Martin Luther King, Jr. Monument Park
Located at the gateway to Downtown Dublin, the Martin Luther King, Jr. Monument Park welcomes you to the city with a colorful mural by Georgia artist, Corey Barksdale. The mural depicts a young girl wishing for a better tomorrow with the need for future generations to carry on Dr. King's message of peaceable change.
The small park includes a semicircular concrete wall with a timeline of signature events in King's life and career, and a solar-powered audio box where you can listen to a modern rendition of the first public speech Dr. King made at the church directly across the street from the park.
First African Baptist Church
A signature site on Georgia's Footsteps of Dr. Martin Luther King, Jr. Trail is First African Baptist Church, the oldest African American church in the city, established in 1867. It was here that on April 17, 1944, a 14-year-old Martin King, who was a student at Booker T. Washington High School in Atlanta, delivered a speech entitled, "The Negro and the Constitution." King won the oratory contest, which was part of the Colored Elks Clubs of Georgia state convention. Little did the audience know it was the first public speech of one who would eventually lead the modern civil rights movement.
Call ahead to book a group tour of the church and participate in a fun and informative skit, "Hub Dudley's Interaction with Dr. King," written to take visitors back to 1944 and the events leading up to the oratory contest and King's speech. And, visit in April, when Dublin hosts its annual speech contest to continue Dr. King's legacy. The contest is open to children in grade 6 and higher, as well as adults.
If you visit on a Sunday, get your praise on at the church's 10:45 a.m. service. You could be praising next to Carl Pearson, grandson of Herbert "Hub" Dudley, and great-grandson of Clayton Dudley, who founded the Dudley Funeral Home, originally C.D. Dudley & Son Undertakers and Embalmers. Pearson can tell you how these men were leaders in Dublin's African American business community and the civil rights movement, and how "Hub" Dudley built a black business empire during the era of segregation.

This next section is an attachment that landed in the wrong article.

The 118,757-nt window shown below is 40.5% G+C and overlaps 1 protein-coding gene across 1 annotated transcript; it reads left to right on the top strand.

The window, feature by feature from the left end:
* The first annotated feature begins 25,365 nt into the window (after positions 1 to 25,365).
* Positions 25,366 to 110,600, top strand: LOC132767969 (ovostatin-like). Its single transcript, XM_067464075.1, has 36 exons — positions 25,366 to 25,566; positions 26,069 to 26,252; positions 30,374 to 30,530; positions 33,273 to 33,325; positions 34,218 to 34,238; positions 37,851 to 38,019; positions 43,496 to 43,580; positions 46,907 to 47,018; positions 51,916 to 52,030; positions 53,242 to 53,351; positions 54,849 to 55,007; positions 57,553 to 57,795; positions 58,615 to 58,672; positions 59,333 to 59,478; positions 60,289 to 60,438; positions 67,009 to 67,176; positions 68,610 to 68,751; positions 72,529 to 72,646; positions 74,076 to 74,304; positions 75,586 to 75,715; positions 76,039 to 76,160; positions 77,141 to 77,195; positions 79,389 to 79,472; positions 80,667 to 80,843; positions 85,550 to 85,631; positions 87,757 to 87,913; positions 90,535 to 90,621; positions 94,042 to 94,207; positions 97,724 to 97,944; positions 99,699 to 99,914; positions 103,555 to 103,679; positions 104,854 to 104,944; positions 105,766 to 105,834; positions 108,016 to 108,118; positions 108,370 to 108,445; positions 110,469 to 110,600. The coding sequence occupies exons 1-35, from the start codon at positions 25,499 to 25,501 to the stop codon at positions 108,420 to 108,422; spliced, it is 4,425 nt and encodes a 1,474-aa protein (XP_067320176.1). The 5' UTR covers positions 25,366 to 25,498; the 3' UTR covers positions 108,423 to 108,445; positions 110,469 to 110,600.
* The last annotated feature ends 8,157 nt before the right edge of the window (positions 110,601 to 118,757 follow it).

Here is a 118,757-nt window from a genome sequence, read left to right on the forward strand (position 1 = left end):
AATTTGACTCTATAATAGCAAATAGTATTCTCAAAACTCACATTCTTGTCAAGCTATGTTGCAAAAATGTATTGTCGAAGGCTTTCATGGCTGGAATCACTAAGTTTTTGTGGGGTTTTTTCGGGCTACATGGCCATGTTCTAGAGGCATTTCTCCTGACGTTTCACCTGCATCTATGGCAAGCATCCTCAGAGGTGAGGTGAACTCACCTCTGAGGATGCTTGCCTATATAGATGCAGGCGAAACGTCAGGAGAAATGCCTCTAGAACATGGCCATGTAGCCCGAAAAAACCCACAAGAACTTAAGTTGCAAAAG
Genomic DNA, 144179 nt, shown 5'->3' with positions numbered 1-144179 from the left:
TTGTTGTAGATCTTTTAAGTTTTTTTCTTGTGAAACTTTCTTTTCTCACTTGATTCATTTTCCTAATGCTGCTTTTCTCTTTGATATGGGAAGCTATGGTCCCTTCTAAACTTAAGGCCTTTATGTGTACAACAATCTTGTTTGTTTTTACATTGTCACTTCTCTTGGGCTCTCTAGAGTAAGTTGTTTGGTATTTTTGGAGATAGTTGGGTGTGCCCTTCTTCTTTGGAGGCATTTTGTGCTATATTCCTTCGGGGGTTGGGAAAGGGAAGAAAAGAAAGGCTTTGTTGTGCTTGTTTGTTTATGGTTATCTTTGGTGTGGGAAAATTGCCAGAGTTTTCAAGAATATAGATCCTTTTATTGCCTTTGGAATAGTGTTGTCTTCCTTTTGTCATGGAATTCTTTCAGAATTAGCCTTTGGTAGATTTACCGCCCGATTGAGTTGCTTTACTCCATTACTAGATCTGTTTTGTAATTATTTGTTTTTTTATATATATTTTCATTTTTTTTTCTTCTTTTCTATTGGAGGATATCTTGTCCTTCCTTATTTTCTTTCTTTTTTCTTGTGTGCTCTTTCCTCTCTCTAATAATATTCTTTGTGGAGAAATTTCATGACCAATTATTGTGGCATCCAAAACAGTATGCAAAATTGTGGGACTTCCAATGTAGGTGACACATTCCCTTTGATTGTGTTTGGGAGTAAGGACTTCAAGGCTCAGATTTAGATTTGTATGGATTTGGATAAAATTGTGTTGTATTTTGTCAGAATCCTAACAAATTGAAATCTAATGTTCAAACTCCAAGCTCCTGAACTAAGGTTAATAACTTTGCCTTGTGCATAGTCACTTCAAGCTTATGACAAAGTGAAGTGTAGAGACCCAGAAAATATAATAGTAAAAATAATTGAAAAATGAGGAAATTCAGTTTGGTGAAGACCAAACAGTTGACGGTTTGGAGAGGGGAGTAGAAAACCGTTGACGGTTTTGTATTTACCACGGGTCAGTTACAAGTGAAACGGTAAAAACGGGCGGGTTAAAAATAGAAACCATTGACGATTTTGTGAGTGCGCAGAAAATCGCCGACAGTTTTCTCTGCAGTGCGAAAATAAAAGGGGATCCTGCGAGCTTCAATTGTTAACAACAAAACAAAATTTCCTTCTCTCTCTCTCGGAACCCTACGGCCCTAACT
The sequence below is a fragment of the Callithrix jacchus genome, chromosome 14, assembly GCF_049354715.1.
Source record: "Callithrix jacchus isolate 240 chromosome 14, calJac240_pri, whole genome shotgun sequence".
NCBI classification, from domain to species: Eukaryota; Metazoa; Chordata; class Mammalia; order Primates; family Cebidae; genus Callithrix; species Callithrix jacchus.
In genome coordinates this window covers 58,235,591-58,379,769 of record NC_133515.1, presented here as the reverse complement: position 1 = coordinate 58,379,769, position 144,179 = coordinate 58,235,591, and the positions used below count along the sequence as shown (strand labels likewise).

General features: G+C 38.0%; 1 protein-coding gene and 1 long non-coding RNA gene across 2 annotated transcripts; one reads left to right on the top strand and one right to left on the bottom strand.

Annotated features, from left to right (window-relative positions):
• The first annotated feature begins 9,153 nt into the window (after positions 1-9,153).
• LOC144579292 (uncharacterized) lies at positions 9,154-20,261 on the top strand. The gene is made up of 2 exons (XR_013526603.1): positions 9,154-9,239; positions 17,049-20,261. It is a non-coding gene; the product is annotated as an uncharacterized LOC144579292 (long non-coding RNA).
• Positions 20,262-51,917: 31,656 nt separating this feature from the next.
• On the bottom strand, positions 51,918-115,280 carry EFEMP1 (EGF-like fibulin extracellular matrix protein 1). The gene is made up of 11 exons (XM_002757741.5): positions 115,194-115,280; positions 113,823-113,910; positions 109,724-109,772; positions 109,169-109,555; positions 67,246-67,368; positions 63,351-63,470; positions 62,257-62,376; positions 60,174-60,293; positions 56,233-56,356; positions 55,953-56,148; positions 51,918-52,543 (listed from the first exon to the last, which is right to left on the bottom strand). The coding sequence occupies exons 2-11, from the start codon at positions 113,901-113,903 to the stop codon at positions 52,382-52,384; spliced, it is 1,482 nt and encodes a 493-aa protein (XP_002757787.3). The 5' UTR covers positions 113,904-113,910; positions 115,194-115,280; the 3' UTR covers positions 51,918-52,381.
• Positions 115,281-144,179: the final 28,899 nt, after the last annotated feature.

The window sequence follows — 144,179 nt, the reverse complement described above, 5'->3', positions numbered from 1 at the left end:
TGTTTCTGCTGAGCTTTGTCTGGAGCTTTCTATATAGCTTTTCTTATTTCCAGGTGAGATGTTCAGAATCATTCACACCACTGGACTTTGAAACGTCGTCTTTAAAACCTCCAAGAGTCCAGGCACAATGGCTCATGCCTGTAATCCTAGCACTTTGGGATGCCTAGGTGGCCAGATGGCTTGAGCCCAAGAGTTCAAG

There was a savings and loan, a restaurant, The Dudley Motel, the Laborers-Mechanics Realty and Investment Company (a savings and loan association), a shoe shop, a saw mill, a roller skating rink, a drug store, a poolroom, a beauty shop, a barbershop, a guest house, The Laurens Casket Company, Dudley's Funeral Home, and the Amoco # 2 service station. He and his wife also developed "Dudley's Retreat" in the rear of the service station as a gathering place for the community. And during World War II, Dudley worked to establish a USO for black servicemen on South Lawrence Street. Most of those businesses no longer exist, but Dudley Funeral Home is still in operation, where Carl Pearson is the director of client services.
Dudley Motel/Historic Downtown Dublin Walking Tour
During its heyday, The Dudley Motel was the lodging site for African American visitors to Dublin, including civil rights leaders like Dr. Martin Luther King, Jr. Currently you can only visit the exterior of the now defunct motel, but there are plans to turn it into a museum honoring the Dudley family and Dublin's African American business history. The motel is one of 70 historic landmarks on the self-guided Historic Downtown Dublin Walking Tour. Pick up a printed guide at the Dublin Regional Visitors Information Center just off exit 51 on I-16.
Dublin-Laurens Museum, Heritage, & Cultural Center/Dublin-Laurens County Heritage Center
To learn more about the African American heritage of Dublin, visit the Dublin-Laurens Museum, Heritage, & Cultural Center. The museum is located in the historic Pritchette-Orr-Clark home on Dublin's "Millionaire Row," known for its Victorian homes constructed during the cotton boom. Permanent and special exhibits include displays on the area's natural history, early Native American inhabitants, African American history, music and sports history.
And, if you have family in Dublin and want to trace your family tree, visit the Dublin-Laurens County Heritage Center in the Laurens County Library, also located on "Millionaire Row." The center holds a large collection of genealogical information on Dublin's African American residents.